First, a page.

Today’s Ride of the Week comes from a growing BMW-focused dealership family in central California. It first opened its doors in San Francisco in 2008 and 10 years later started a second operation 25 miles east of the city in Walnut Creek before finding a bigger home in Concord, California. One year later, it took over South Bend Motorcycles, a BMW and Ducati dealership in Tacoma, Washington, and rebranded the three dealerships as “SoSo” cycles.
Its new moto is, “We suck less,” and while that might seem like an odd statement, Finance Manager Nathan Newburry says it accurately represents the dealership’s mission.
“We always do our best to provide excellent customer service and be accepting of all walks of life and experience in power sports,” he said. “The name is to just kind of poke fun at ourselves. Sometimes dealerships and people in the powersports industry are too serious, we like to be more laid back and approachable for people walking through the door.”
The thee stores now offer BMW, Yamaha, Ducati, Zero, Triumph, and parts and accessories to boot. The team also puts together custom builds from time to time as a marketing tool, some are street legal while others are not. Newburry said that they are often “extreme” examples of what can be done with each individual platform, and most people will likely have scaled-down versions.
One of the recent builds to come out of SoSo Cycles is a fully customized BMW R18 chopper. The team wanted to build more of a “club-style” bike rather than long and low Harley soft-tail-style bikes that BMW often commissions builders to create. In that regard, the BMW R18 from SoSo is much taller and narrower.
The handlebars in particular are unique – an amalgamation of an LA Choppers T-bar and OEM handlebars that were rosette welded together. In front of the handlebars is an Arlen Ness fairing mounted super high to give more of a southern-California look. With the front raised, the tank also needed to be lifted about 4 inches to match, allowing for a small window underneath where the electronics were relocated.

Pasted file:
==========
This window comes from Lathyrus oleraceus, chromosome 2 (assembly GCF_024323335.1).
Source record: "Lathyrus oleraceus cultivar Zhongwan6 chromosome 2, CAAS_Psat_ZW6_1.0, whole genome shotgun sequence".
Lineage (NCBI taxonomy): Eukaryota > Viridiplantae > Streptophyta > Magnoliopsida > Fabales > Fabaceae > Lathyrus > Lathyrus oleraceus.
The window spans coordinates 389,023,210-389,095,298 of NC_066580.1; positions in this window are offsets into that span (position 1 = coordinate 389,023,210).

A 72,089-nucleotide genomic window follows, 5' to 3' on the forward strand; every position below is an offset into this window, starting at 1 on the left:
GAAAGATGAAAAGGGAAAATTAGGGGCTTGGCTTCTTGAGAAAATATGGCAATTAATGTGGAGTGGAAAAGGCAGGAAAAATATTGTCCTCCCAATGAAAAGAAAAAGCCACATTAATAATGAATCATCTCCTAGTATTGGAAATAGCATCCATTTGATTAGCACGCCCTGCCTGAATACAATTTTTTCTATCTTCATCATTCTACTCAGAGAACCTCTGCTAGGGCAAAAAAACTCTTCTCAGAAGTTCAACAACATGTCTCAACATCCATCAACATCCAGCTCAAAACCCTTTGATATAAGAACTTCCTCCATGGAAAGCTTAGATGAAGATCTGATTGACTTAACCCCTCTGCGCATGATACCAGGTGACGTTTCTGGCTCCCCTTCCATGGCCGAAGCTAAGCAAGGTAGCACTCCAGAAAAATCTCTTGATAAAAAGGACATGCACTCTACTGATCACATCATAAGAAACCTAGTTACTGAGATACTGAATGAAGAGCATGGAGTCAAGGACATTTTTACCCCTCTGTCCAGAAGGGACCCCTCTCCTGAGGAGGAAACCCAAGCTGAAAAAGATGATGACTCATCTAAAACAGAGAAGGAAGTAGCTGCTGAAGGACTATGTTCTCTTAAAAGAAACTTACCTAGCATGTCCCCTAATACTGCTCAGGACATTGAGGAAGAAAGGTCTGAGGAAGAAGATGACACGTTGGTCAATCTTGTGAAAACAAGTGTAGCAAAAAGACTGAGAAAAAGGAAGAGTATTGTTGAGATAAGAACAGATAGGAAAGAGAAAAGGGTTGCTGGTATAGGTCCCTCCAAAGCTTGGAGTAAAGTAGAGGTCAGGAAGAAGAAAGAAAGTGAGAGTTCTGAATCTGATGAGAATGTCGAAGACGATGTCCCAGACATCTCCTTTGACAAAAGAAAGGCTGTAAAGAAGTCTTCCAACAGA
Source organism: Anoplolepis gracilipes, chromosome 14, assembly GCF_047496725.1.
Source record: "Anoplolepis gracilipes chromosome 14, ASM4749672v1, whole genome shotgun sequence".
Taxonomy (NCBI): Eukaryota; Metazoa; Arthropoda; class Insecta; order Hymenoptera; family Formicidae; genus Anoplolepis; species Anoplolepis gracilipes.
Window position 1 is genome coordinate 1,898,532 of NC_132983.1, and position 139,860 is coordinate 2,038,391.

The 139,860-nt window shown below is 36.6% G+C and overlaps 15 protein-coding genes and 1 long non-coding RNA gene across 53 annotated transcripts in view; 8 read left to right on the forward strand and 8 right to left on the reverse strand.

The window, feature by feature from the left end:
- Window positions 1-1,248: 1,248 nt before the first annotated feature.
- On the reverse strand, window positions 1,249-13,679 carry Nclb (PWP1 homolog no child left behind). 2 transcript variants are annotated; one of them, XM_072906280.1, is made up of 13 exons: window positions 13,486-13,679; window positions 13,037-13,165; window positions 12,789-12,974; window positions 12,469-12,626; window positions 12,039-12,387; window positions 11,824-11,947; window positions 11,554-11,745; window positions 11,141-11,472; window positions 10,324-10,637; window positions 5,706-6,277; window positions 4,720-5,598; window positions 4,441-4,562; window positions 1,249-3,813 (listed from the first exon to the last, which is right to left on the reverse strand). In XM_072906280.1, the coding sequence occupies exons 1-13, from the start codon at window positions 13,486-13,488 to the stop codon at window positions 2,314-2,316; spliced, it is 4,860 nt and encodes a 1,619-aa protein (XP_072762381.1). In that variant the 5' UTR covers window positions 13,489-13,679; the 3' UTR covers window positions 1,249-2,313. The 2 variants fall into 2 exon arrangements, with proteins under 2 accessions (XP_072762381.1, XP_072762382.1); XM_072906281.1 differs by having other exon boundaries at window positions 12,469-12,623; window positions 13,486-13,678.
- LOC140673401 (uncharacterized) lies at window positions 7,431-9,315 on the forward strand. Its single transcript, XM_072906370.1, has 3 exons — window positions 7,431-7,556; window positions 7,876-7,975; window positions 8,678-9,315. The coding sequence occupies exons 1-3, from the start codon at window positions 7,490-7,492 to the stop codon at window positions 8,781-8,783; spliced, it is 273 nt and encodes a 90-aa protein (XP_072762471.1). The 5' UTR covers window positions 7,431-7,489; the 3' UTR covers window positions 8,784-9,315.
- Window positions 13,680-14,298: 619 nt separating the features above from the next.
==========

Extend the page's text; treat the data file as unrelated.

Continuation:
To make the front end even taller and pronounced, the team installed Harley-Davidson Dyna fork tubes that ended up fitting the bike.
“We had the custom seat sit as low as possible for that dramatic look and then we made the strut covers, which are these chrome pieces on the back that follow the lines of the fender. Another cool thing is that we 3-D printed a few pieces, like the reservoir for the rear shock and the delete covers.”
“We moved intake into the airbox area, so we were able to put some real high flow air filters in there. It gets a lot more air now, so we did a catalytic converter delete exhaust, which shaved another 30 lbs. off of it. We modified the stock headers and as the very end we attached Cone Engineering mufflers. So, it’s basically just a straight pipe off of each cylinder now and it sounds really good.”
A stock BMW R18 makes 91 horsepower, and although it hasn’t been on the dyno, Newburry expects the SoSo R18 to make just over 100.
If you have a motorcycle, ATV, UTV, snowmobile or jet ski you’d like to feature in MPN’s Ride of the Week series, please email MPN Content Director Greg Jones at [email protected]